Project Space presents site-specific exhibitions that are guided by information and experiences gathered while work is in progress at Headlands. Home to select Artists in Residence each season, as well as occasional group exhibitions by visiting artists and curators, Project Space is a place of exchange among working artists and visitors—a place where ideas are germinated, conversations are shared, and new work is made.
Now in Project Space
June 17–July 9, 2021. Thursday, Friday and Sunday | 1-5PM.
Ramekon O’Arwisters (AIR ‘20, ’21) works with fabric, ceramics, and a multitude of embellishments to make sculpture. During his residency, O’Arwisters will expand on his recent series of fiber and ceramic sculptures titled Cheesecake, exploring new materials and increased scale. Cheesecake emerged from an earlier series of works, Mending, which drew inspiration from childhood memories of quilting with his grandmother—where he felt safe and accepted as a Queer Black male—during the Jim Crow era. With Mending, O’Arwisters utilized discarded household ceramics and fabric to make something whole from broken pieces. O’Arwisters pushes the sculptures into new dimensions with the Cheesecake series: dressed-up, fully actualized, and dangerously seductive.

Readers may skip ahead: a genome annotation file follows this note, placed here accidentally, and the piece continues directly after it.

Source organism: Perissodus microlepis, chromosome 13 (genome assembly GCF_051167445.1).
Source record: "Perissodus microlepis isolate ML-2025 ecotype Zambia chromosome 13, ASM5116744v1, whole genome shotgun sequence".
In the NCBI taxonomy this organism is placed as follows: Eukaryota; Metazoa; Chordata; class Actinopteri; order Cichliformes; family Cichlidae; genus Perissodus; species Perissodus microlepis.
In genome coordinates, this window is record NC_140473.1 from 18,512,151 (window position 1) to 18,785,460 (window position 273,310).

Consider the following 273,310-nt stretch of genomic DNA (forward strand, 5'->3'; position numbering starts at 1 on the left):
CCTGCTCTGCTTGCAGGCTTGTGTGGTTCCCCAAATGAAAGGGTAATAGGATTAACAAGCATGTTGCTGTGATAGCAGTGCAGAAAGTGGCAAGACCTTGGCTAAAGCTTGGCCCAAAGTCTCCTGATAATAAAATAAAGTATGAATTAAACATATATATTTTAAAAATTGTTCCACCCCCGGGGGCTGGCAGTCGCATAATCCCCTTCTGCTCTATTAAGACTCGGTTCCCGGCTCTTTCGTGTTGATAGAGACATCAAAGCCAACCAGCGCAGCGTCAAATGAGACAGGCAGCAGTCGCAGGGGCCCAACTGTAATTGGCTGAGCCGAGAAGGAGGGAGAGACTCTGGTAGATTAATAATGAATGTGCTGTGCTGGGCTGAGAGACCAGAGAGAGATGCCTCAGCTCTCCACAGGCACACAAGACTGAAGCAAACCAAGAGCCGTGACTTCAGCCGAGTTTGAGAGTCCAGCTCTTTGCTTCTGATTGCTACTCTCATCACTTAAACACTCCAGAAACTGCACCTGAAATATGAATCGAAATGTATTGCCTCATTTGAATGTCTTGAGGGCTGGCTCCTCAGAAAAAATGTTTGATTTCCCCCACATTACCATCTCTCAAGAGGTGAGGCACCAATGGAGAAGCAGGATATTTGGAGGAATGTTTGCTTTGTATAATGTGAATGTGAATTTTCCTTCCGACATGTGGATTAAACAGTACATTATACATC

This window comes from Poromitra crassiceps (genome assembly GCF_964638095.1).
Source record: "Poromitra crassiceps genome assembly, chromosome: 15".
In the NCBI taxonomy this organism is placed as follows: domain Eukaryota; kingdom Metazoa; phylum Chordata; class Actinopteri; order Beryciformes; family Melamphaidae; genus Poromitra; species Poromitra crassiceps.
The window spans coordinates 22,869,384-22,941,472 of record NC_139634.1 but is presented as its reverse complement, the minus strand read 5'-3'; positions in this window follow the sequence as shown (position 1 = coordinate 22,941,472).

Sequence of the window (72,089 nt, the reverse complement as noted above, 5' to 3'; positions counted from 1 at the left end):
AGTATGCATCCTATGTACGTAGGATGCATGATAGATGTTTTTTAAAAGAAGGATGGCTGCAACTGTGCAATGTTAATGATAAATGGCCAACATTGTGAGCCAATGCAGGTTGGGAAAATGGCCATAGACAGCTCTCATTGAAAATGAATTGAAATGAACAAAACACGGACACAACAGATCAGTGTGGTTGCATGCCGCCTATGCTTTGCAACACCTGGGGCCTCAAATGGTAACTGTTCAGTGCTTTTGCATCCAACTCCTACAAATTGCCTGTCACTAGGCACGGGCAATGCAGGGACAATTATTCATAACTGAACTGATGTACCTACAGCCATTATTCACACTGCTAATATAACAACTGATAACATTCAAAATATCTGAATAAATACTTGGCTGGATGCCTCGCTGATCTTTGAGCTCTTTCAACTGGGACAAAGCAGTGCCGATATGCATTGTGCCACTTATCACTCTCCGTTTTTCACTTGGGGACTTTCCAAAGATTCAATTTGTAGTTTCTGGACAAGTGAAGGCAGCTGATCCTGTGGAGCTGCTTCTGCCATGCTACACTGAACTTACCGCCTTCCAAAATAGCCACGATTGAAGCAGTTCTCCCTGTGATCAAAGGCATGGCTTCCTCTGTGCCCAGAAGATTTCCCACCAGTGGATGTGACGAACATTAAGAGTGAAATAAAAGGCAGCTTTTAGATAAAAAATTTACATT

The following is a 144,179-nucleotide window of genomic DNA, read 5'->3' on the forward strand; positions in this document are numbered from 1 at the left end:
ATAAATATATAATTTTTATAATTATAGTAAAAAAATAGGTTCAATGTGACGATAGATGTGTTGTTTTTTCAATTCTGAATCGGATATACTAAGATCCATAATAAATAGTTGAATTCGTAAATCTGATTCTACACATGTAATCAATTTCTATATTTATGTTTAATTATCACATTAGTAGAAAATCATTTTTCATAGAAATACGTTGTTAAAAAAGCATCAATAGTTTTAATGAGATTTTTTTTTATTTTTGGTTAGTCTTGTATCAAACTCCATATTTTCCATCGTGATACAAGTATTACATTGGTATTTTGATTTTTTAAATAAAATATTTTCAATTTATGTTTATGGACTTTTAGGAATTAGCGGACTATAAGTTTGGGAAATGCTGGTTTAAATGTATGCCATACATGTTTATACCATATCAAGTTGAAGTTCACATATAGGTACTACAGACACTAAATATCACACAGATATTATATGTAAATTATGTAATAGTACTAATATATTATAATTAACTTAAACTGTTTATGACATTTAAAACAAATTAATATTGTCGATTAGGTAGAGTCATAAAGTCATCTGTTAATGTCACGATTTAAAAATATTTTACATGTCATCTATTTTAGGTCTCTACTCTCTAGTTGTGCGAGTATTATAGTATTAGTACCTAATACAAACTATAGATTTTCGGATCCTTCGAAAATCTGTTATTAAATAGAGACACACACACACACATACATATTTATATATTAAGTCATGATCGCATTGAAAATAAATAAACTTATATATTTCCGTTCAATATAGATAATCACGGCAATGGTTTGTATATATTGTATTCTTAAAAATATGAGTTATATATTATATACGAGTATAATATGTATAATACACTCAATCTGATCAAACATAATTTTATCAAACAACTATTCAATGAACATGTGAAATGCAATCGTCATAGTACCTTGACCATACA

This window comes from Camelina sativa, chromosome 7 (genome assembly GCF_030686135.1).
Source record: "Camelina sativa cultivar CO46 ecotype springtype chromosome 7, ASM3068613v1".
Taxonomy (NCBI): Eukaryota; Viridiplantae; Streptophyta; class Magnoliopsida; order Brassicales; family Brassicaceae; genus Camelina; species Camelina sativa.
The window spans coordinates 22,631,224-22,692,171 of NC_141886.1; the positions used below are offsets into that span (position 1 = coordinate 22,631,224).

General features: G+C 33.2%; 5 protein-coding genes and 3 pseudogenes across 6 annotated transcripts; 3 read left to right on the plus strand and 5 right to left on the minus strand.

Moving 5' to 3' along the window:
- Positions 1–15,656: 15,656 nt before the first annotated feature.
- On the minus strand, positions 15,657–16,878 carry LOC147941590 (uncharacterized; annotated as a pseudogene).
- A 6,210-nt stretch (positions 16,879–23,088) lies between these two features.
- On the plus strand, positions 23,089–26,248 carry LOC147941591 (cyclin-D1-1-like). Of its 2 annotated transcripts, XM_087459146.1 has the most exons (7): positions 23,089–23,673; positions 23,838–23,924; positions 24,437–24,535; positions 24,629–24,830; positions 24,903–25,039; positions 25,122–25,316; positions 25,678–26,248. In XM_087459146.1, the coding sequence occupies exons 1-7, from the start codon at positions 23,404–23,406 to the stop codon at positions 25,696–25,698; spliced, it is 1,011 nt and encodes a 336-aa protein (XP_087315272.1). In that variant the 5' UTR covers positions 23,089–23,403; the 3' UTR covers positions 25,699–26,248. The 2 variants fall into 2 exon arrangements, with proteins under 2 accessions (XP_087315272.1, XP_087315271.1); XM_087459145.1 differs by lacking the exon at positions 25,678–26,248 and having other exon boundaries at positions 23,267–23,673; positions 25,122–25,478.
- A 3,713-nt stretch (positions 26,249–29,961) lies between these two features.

Next in Project Space
Stay tuned for details.
Previously in Project Space
Kelly Akashi (California) | Anna Fitch & Banker White (California)
September 17–November 14, Sunday–Thursday, 12–5PM
From self-consuming flames of dripping wax candles to the ephemeral light filtering through blown glass objects, Kelly Akashi’s sculptures often exist in a perpetual state of metamorphosis. Even hands cast in bronze seem poised to caress or to beckon if only given a moment. During her residency at Headlands, Akashi will continue exploring notions of transformation through observation of the Headlands landscape and its geological and biological changes. The resulting research will inform new photographs and sculptures that will be shared through Project Space.
Anna Fitch & Banker White
For Anna Fitch & Banker White, filmmaking is a social act. The duo regard the subjects of their documentaries as collaborators—a unique relationship that ultimately pushes both parties beyond their comfort zones and creates something wholly different than what would have been possible individually. During their residency, Fitch & White will be working on their multiplatform documentary Heaven Through the Backdoor. Told through the stories of Yolanda Shae, a close friend of the filmmakers’, the film blends intimate documentary footage with cinematic interpretations to explore the emotional complexities surrounding the death of those closest to you, and of facing one’s own mortality.